Innogen  ·  Publications  ·  Working papers
A History of Vaccine Development and Partnerships in Africa

Campbell, L

January 2005

Innogen working paper no. 22

Open / download (PDF, 196KB)

In an opening statement to a web-site detailing its activities and concerns, the World Health Organisation (WHO) declares that 'the two public health interventions that have had the greatest impact on the world's health are clean water and vaccines.' Paying tribute to the nineteenth-century investigations of scientist Louis Pasteur and physician William Jenner, (described as 'pioneers' in laying the foundations of modern preventive medicine), the WHO endorses vaccination as a powerful and positive form of intervention that, across continents, continues to spare millions from illness and death. Yet behind these enthusiastic public pronouncements in support of vaccination programmes and other forms of public health initiatives in combating disease, statistics suggest a rather bleaker and certainly more complicated picture.

The WHO's own figures show that close to two million children die each year from diseases for which low-cost vaccines are already in existence. In addition, there are 300-500 million clinical cases of malaria each year and 1-2 million deaths from this disease annually. Malaria claims the life of one child in Africa every thirty seconds.To date, no successful malaria vaccine has been developed, though, as I discuss in this paper, various forms of the vaccine are currently undergoing clinical trials. Then there is HIV/AIDS, which, whilst not reaching the levels in the West predicted in the mid-eighties, currently affects more than 40 million people with 5 million new infections annually. Three quarters of these infections are in Sub-Saharan Africa. Non-curative drug therapies may have lengthened life expectancy and improved quality of life for those living with HIV/AIDS in the West, but these drugs are neither widely available nor accessible in the African countries where they have the potential to benefit so many. When, in 1948, the WHO was founded with fifty-five national signatories and a Geneva based secretariat, the organisation announced that its goal was to secure internationally 'a state of complete physical, mental and social wellbeing and not merely the absence of disease or infirmity'.4 Today, in light of the manifest failure to reach such standards, even up-beat statements have to be tempered by the WHO's acknowledgement that 'there is still a long way to go'.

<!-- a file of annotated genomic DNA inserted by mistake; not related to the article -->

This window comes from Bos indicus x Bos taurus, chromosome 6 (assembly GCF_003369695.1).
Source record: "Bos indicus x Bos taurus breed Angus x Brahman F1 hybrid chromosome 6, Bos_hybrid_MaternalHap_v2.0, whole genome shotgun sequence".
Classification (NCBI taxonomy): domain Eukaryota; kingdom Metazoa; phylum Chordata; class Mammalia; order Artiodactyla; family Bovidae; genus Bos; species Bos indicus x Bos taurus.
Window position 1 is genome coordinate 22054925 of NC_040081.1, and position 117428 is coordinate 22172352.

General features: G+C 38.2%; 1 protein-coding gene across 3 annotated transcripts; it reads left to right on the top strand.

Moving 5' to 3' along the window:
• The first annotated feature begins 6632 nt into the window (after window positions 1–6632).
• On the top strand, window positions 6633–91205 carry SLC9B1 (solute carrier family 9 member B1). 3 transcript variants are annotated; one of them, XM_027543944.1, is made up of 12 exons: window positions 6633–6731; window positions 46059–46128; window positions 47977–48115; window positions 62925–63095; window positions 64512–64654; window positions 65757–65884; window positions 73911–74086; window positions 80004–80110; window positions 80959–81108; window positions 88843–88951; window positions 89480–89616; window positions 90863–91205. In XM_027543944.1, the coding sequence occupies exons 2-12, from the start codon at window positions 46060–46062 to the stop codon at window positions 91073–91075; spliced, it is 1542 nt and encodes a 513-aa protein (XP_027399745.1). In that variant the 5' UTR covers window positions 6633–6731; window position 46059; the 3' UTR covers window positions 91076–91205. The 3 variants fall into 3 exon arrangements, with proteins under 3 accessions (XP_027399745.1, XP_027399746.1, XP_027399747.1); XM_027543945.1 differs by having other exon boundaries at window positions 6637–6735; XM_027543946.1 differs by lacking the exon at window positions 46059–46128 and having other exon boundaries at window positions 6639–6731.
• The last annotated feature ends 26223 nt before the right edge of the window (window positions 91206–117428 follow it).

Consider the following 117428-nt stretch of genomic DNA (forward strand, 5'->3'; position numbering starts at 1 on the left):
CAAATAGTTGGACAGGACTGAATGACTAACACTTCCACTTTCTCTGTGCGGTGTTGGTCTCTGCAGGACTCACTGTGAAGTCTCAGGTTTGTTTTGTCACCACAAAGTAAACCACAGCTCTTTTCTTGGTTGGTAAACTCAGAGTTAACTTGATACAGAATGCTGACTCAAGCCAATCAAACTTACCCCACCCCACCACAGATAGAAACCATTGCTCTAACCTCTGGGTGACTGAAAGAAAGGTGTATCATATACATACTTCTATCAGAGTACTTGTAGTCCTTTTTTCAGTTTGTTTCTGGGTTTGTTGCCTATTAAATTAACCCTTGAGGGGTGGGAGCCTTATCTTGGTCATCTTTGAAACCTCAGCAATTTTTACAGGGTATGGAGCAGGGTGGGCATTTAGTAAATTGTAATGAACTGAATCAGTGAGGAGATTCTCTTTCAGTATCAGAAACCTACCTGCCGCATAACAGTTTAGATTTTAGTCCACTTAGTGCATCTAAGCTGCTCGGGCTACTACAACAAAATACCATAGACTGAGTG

Rather that viewing attempts to control disease through vaccination as a simple, (albeit protracted) linear process involving the transference of laboratory-generated solutions to receptive human populations, a more subtle account of vaccine initiatives must take account of a variety of factors. The development of vaccines involves the complex interplay of varying (and sometimes competing) political, economic and scientific/technological interests. The specific geographical and socio-economic contexts in which vaccines are tested and applied are also subject to variation. In an attempt to tease out and critically explore some of the conceptual issues at stake when discussing vaccine initiatives, this paper begins with a brief historical overview of WHO vaccination programmes in Africa. It then reviews existing literature on vaccine development and public health initiatives by focusing on the particular case of attempts of secure a vaccine for malaria. In conclusion, the paper looks at the current efforts to develop a vaccine for HIV/AIDS, considering not only the questions being posed by individual scientists, but also the key institutional players involved in informing and shaping such developments. By examining past and current literature on preventive public-health initiatives, this paper seeks to explore and elucidate how discussion of vaccination fits into the construction of understanding particular types of disease and into discourses of health and illness in Sub-Saharan Africa.